But a prosecutor called Hicks “predatory,” and two of the women he married testified that he left them with emotional scars and a pile of bills.


Inducing-abortion charge dropped

A charge of inducing an abortion was dismissed yesterday in the case of a woman who shot herself in the stomach on the morning her baby was to have been born.

Tammy Skinner, 22, told police Feb. 23 that a man had picked her up, shot her and pushed her out of the car. Then, she told investigators that the child’s father did it.

Finally, the mother of two other children — both girls, as was the fetus who died — admitted that the wound was self-inflicted.

Miss Skinner also was charged with using a firearm in a felony, but that charge was not prosecuted. She was convicted of filing a false police report and was given a 30-day suspended jail sentence.

Prosecutor Marie Walls also asked General District Judge James A. Moore Jr. to require Miss Skinner to pay the cost of the police investigation of $750 to $1,500. A hearing on that matter was set for July 10.

The judge tossed the abortion charge based on defense attorneys’ arguments that cases filed under similar laws in Florida and Georgia had been dismissed.

Miss Walls declined to comment on the outcome of the case.


Godspeed arrives to cheers, cannon

A replica of one of the ships that carried English settlers to Virginia has arrived at Jamestown Settlement.

The Godspeed arrived ahead of schedule Sunday and was greeted by cheers and a cannon boom near where the original ship ended its voyage from England in May 1607.

The Godspeed will stay in Virginia for two weeks, then head out again for an 80-day promotional tour of six East Coast ports. The tour aims to generate interest in the commemoration of Jamestown 2007, an 18-month series of events marking the 400th anniversary of North America’s first permanent English settlement.

The $2.6 million replica was built in Rockport, Maine. The three-masted ship is powered by twin diesel engines and sails.


Kaine, Scott push for tribes’ recognition

Gov. Timothy M. Kaine and U.S. Rep. Robert C. Scott plan to continue lobbying for federal recognition of six Virginia Indian tribes.

Mr. Kaine and Mr. Scott, both Democrats, spoke last weekend at the Virginia Indian Nations spring Pow Wow yesterday at the Chickahominy Tribal Grounds in Charles City County.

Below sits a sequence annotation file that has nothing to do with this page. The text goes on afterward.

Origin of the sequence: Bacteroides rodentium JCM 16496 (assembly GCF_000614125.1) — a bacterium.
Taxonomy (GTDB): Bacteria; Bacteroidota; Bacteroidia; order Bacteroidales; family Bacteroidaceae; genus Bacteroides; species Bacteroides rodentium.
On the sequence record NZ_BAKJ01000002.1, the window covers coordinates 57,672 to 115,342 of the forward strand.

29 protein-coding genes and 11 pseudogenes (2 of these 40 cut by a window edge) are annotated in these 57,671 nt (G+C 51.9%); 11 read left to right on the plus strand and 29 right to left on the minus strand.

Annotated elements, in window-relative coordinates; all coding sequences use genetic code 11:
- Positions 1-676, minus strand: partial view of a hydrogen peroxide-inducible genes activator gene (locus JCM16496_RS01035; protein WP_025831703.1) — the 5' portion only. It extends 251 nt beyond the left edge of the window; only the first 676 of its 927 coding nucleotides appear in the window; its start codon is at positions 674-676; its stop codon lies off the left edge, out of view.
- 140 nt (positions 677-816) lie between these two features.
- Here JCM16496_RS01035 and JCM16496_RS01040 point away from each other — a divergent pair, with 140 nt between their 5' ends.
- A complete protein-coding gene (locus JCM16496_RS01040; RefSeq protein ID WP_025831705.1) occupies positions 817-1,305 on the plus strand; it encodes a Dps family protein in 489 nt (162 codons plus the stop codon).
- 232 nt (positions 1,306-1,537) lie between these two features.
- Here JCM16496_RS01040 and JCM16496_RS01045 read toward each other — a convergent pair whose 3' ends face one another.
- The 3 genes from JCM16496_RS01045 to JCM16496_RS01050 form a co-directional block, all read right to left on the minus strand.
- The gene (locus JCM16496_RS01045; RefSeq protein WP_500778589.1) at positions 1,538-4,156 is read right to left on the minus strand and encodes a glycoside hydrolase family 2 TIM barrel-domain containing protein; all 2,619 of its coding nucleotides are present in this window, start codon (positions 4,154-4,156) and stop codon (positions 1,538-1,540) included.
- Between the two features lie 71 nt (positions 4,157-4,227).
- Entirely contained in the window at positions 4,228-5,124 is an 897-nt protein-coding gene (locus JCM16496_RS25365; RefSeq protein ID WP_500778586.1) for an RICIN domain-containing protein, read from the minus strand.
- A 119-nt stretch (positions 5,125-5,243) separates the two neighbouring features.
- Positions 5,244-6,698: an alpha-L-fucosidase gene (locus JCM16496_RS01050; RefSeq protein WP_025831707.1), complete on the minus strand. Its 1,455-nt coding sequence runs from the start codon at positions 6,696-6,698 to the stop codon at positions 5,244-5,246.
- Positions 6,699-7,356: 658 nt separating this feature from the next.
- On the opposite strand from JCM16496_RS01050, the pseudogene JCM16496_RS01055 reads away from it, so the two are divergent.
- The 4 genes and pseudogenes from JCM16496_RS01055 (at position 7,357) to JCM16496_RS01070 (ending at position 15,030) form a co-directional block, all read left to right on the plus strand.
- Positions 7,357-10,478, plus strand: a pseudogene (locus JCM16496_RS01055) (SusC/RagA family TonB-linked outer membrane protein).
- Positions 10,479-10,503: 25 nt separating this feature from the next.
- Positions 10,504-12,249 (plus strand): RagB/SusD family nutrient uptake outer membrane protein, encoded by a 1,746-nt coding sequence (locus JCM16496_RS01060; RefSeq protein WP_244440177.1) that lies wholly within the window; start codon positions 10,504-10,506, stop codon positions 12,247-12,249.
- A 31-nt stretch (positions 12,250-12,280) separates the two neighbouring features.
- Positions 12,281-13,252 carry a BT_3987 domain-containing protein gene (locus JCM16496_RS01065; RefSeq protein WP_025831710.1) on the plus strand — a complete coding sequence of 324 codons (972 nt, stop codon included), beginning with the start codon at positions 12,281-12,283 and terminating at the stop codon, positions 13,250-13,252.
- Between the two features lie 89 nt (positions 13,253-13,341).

Federally recognized tribes are eligible for assistance programs, an established government-to-government relationship, various exemptions from local and state laws for their tribal lands and housing and educational opportunities.

The tribes seeking recognition are the Nansemond, Chickahominy, Eastern Chickahominy, Upper Mattaponi, Rappahannock and Monacan Indian Nation. About 3,000 to 4,000 Virginians trace their ancestry to Virginia’s eight indigenous tribes.

Virginia tribal leaders hope to get the federal designation before the events marking the 400th anniversary of the founding of Jamestown. Some tribal leaders have publicly said they might opt out of Jamestown events if the federal government doesn’t recognize their tribes.


9/11 memorial to be dedicated

A memorial to honor 22 Prince William County residents killed on September 11, 2001, at the Pentagon and World Trade Center will be dedicated today.

The 9/11 Liberty Memorial was constructed at the county’s McCoart Administration Center. It includes a pool of water in the shape of a pentagon, two fountains to represent the World Trade Center towers and a walkway made of Pennsylvania flagstone to represent Flight 93’s crash in Pennsylvania.

Stone from the Pentagon fire is included in the design. The names of those who died are inscribed in stone at the side of the pool.

The wives of two men who died at the Pentagon led the effort to raise nearly $500,000 for the memorial.

Prince William Board of County Supervisors Chairman Sean Connaughton called the memorial a true tribute to those who died.

From wire dispatches and staff reports